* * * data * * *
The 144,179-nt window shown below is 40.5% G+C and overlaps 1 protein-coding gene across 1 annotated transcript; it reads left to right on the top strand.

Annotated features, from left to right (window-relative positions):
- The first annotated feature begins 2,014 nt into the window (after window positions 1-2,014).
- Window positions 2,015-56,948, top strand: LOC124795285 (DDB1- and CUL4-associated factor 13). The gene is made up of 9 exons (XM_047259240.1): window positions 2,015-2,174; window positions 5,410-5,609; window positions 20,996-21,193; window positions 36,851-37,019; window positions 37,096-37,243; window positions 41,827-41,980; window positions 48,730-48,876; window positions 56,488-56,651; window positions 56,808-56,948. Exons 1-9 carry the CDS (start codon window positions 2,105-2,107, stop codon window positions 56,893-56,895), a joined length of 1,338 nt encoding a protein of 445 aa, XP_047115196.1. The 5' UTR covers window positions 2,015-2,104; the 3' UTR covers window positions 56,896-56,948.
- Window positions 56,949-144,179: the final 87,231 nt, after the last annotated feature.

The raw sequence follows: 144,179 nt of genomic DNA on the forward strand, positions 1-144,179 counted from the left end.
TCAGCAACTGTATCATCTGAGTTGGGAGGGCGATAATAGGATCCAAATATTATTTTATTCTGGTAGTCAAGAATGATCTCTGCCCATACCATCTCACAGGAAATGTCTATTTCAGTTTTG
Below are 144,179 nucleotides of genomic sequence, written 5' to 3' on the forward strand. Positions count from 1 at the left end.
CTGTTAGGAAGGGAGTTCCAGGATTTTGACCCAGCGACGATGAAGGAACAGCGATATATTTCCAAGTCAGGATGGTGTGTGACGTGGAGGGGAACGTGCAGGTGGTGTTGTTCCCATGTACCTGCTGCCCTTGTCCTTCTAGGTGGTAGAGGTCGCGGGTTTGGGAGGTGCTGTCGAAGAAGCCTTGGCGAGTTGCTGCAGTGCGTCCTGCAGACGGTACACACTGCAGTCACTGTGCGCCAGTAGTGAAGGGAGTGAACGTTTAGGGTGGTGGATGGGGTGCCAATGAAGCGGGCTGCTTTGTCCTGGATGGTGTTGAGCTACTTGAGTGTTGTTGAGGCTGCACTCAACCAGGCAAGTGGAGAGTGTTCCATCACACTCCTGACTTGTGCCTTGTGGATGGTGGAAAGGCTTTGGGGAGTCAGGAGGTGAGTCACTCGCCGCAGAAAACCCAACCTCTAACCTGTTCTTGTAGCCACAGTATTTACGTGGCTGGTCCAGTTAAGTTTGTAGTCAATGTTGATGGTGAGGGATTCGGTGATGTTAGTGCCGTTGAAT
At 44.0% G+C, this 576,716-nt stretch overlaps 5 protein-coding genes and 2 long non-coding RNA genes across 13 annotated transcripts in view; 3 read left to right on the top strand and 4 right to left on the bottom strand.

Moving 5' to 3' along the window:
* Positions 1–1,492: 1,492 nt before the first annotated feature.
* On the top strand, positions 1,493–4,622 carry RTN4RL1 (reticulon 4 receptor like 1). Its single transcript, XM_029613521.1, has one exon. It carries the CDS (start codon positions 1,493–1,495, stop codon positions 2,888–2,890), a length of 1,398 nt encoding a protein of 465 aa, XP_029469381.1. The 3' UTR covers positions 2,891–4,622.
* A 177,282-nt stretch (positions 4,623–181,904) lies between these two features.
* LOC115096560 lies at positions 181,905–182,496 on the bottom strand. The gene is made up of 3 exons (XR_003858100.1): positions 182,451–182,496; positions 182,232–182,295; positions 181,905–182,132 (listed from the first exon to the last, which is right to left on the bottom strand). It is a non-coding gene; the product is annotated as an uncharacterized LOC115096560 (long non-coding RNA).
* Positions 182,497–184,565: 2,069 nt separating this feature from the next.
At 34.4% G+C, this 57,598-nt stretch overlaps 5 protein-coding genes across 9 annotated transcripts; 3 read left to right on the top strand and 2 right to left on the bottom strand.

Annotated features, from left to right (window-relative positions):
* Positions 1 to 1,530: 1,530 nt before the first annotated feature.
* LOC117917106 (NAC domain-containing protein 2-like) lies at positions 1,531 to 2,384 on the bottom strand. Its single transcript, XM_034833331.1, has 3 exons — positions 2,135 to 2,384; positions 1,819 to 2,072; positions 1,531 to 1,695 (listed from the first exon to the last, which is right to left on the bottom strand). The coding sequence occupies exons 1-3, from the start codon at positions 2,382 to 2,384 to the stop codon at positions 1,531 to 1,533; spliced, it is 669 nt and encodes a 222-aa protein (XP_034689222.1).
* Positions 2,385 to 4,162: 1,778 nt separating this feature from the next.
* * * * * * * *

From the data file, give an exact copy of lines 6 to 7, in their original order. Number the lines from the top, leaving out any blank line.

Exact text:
The raw sequence follows: 144,179 nt of genomic DNA on the forward strand, positions 1-144,179 counted from the left end.
TCAGCAACTGTATCATCTGAGTTGGGAGGGCGATAATAGGATCCAAATATTATTTTATTCTGGTAGTCAAGAATGATCTCTGCCCATACCATCTCACAGGAAATGTCTATTTCAGTTTTG